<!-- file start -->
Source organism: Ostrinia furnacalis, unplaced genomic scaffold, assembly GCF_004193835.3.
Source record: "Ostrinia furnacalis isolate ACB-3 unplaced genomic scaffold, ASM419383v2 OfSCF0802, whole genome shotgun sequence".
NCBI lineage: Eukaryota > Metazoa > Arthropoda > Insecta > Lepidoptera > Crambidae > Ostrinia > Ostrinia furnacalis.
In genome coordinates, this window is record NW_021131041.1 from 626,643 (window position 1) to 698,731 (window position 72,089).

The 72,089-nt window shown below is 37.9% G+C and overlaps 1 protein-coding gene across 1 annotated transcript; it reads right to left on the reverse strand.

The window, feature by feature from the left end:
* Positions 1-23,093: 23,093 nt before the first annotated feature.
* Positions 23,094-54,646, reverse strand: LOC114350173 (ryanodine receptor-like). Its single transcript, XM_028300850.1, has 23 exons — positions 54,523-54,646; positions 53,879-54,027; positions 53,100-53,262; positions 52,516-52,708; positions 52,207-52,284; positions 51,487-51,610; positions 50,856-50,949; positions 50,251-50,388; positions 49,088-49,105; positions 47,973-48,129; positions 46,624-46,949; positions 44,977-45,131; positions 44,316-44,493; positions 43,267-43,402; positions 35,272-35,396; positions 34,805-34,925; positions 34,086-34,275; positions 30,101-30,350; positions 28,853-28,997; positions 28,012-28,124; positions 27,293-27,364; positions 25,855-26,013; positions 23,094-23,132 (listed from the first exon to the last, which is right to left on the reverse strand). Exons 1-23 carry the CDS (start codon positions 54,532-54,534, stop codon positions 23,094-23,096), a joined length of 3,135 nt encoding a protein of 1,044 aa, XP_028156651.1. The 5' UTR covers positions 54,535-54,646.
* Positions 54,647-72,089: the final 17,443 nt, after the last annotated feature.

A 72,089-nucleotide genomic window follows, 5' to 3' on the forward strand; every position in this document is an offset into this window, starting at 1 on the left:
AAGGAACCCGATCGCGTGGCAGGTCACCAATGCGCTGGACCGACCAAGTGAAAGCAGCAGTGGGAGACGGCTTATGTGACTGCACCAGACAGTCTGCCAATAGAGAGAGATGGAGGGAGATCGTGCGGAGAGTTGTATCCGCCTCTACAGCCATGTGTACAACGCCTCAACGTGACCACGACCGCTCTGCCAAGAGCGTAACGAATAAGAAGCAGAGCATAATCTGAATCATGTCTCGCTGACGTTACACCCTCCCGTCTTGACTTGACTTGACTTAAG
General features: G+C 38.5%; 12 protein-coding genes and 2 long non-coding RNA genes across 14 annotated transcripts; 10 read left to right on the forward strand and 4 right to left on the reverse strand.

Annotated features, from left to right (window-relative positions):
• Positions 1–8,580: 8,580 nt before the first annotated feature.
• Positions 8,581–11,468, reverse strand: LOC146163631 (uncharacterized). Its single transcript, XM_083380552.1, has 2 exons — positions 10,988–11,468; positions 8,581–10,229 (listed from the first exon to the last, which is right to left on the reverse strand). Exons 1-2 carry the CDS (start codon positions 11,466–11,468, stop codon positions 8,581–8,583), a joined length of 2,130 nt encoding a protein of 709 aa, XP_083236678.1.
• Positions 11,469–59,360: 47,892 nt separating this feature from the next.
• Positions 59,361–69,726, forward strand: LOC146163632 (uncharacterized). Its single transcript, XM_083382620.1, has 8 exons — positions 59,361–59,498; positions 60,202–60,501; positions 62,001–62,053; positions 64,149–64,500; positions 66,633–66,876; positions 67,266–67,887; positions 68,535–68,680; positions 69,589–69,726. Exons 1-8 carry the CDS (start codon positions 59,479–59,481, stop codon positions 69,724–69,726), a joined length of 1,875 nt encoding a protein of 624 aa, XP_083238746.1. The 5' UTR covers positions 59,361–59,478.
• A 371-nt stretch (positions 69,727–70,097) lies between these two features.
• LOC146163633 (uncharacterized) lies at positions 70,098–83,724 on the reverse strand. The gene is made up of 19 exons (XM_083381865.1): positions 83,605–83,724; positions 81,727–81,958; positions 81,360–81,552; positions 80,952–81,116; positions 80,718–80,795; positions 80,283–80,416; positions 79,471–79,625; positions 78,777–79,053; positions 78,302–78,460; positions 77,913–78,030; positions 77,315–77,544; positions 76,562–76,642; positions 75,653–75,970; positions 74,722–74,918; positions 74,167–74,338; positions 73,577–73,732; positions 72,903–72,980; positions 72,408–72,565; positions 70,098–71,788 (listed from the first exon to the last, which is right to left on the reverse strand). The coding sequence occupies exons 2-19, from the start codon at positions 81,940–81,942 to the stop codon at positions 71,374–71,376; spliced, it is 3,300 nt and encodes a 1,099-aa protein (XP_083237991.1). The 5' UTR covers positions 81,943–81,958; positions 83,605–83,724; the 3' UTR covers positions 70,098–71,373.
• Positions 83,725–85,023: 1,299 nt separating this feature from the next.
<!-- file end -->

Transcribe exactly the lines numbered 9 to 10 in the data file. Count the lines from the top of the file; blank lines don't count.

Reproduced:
* Positions 54,647-72,089: the final 17,443 nt, after the last annotated feature.

A 72,089-nucleotide genomic window follows, 5' to 3' on the forward strand; every position in this document is an offset into this window, starting at 1 on the left: